Monday, March 21, 2011

You may not want to walk a mile in my shoes

I wrote this piece for the Mommybloggers site. People have been looking at my feet suspiciously ever since.

A few weeks ago I was invited to a breakfast hosted by our local school district.  I’m on a committee made up of parents and faculty that regularly meets with our local superintendent, and the breakfast was a way to thank us for our involvement and for giving up that one morning each month. I have to be up and dressed by 8am for these meetings, a remarkable feat for me that truly deserves a reward of free bacon, so I accepted the invitation. Besides, if I didn’t go they would have just spent the money on something frivolous, like a new textbook for a second grader or a door for the teacher’s bathroom.

The breakfast was a casual affair at a local restaurant, but I was glad I had gotten up a whole six minutes earlier than usual to primp since everyone there was dressed in business attire. After we were done eating they moved on to the very official awards ceremony, where they called each of us up individually and handed us a certificate and a small pin. (Does anyone ever wear these pins? I don’t think so. Maybe they should have some sort of national program where everyone sends in their service pins and they’re melted down and made into teeth for old people.)

They took pictures of us getting our awards, too, full-length ones. After that the breakfast was over and after talking to a group of people for awhile I headed out to my car.  While I was fumbling with my keys at my door I happened to look down and saw two of the most horrifying, scaly creatures I’d ever seen.

I’m talking of course, about my feet.

Any of you who read my blog have heard this all before. Forgetting to brush my hair, going to a meeting with a cereal bar stuck to my sleeve – nothing new.  But what I saw that day was a new low in my personal grooming, which is why I feel the abnormal need to tell you all about it.

I’m not just talking about un-pedicured feet.  I’m talking about scaly, dried, cracked horrors that I blindly slipped into sandals that morning and went out in public in.  Reptilian hooves that I padded up to the front of the room on, and then stood still while a photographer captured it all on film. During breakfast I think I even remember turning in my chair to talk to someone behind me and as I crossed my legs I brazenly bounced my foot up and down. It’s as if it was boasting, “Look at me! I’m hideous.”

I mentioned the incident to a friend and tried to make myself feel better by saying, “I’m sure no one was looking at my feet.” After she stopped laughing she said, “This is L.A., feet are an accessory.”  In fact, she had no sympathy whatsoever and scolded me for not getting a regular mani/pedi, comparing it to not washing down there. Excuse me? I’ll have you know I always wash down there; it’s the region far south of that equator that seems to have suffered a blow.

How did they get that bad?  I couldn’t tell you, except that I was right in the middle of a particularly busy time and my lowest priority was painting Cocoa Mist onto my toenails.  But when I came home, I repented.  I soaked, I buffed, I filed, I polished.  I even slathered them with lotion and wore thick socks to bed, which I think Vogue says is something you should never do if you want your husband to find you even remotely attractive. You think that would be the end of it, me and my now-shiny feet padding off into the warm sunset of a thousand pedicures. But no.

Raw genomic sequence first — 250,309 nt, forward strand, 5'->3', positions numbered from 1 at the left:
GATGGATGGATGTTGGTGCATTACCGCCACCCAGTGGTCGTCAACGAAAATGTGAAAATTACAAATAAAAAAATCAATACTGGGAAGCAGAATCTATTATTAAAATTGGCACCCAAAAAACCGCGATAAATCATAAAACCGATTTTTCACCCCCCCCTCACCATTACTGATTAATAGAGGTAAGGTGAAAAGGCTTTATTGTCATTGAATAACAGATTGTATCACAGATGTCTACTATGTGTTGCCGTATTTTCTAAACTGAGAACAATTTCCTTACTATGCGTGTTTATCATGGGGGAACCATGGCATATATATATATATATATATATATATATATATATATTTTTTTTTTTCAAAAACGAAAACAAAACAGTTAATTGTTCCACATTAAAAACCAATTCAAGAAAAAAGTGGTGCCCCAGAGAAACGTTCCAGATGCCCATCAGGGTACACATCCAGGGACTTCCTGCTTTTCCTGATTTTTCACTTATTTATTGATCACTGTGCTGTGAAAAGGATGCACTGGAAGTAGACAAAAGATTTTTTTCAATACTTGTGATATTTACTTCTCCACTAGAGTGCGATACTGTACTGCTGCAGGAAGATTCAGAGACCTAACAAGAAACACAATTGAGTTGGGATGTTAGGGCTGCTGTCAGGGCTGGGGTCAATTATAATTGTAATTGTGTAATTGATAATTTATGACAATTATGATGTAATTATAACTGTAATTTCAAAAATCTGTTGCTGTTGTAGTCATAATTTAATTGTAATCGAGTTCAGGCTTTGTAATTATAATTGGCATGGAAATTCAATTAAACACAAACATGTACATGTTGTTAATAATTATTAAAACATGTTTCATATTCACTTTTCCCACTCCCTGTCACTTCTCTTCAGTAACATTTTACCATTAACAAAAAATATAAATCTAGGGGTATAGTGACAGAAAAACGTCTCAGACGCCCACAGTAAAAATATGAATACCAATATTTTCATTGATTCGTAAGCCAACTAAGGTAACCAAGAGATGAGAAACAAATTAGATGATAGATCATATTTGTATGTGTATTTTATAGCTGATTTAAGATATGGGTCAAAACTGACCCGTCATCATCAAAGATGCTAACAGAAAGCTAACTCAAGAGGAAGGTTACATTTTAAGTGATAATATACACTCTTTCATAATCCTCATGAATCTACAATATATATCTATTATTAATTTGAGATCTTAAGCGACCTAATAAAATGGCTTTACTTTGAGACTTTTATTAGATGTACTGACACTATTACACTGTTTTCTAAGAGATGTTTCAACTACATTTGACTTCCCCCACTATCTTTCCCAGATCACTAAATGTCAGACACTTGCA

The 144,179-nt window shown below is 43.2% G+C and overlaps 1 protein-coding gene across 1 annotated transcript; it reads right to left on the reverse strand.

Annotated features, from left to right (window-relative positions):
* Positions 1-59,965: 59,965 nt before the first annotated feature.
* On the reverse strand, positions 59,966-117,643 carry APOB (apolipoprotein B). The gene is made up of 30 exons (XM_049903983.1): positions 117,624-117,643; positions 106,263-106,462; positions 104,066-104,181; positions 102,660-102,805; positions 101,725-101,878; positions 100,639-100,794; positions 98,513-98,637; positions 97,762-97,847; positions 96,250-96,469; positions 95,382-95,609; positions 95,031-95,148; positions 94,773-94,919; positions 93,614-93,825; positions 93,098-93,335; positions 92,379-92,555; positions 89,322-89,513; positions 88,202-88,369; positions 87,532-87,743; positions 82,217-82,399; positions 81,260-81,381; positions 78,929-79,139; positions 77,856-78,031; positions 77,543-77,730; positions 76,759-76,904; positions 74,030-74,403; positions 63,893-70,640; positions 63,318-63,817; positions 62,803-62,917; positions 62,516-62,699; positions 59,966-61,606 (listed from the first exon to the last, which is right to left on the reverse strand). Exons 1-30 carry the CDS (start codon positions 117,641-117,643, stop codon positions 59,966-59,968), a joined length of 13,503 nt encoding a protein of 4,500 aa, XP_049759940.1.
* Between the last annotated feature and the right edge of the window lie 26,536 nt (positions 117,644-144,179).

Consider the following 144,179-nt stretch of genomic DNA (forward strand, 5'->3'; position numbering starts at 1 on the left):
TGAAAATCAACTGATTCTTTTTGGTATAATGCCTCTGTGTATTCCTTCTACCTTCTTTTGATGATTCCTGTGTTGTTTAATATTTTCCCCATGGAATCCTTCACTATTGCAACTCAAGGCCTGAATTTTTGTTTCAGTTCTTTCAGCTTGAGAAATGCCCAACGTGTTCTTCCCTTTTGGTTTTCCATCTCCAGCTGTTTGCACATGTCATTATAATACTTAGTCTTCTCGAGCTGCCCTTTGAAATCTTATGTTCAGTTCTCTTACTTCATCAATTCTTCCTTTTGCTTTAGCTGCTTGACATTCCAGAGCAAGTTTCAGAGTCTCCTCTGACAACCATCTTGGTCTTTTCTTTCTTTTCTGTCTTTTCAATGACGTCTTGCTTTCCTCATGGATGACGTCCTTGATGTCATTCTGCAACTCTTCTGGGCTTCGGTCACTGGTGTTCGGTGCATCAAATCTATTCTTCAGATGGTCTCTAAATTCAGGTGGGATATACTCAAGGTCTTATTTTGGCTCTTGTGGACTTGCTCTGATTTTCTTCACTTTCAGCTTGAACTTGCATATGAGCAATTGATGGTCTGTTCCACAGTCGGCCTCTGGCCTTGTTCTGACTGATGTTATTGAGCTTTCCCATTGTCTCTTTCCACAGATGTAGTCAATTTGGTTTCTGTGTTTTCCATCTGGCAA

Now, I’ve become obsessed with looking at people’s feet. Maybe it’s to find someone else’s unsightly toes that could make me feel better about how mine looked that day.  Perhaps it’s like going to a friend’s house and sneaking a peek into her messy closet so that you don’t feel so bad about yours. Not that I’ve ever done that.

But I’m finding that we’re a city filled with beautiful feet. As my friend pointed out, the pedicurally challenged in L.A. are a rare find.  I’ve looked at the feet of other moms that I know, of strangers at the mall, of 80-year old grandmothers of friends. Perfectly appointed feet as far as the eye can see.  The only pair I found that came close to how mine looked that day belonged to a homeless woman’s at the airport, but even hers had been filed and topped off with a snazzy toe ring.

I’ve even heard of a procedure called a toe-tuck (I’m serious – go ahead and Google it) that claims to improve the appearance of your baby toe. Just in case, you know, it isn’t looking as young and firm as it used to.

But me? I’m afraid I’ve gone back to my old ways.  I’ll never let them slide so completely, but they’re far from beautiful.  I just looked down at them now and I can’t even figure out what color nail polish I had on last. In fact, is that nail polish or gravy?

I’m debating whether or not to re-join the school committee for the upcoming year.  My oldest daughter just started middle school and my mornings seem to be twice as hectic. Before I decide, I really need to find out what happened to those pictures they took at the breakfast that day.  I’d hate for the administrators to take a close look at them, notice my scary feet and refuse to give me a pin next year.

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1 comment:

  1. Sometimes I am grateful I live in the Midwest. It's way easier to look put-together in comparison to random people off the street here.


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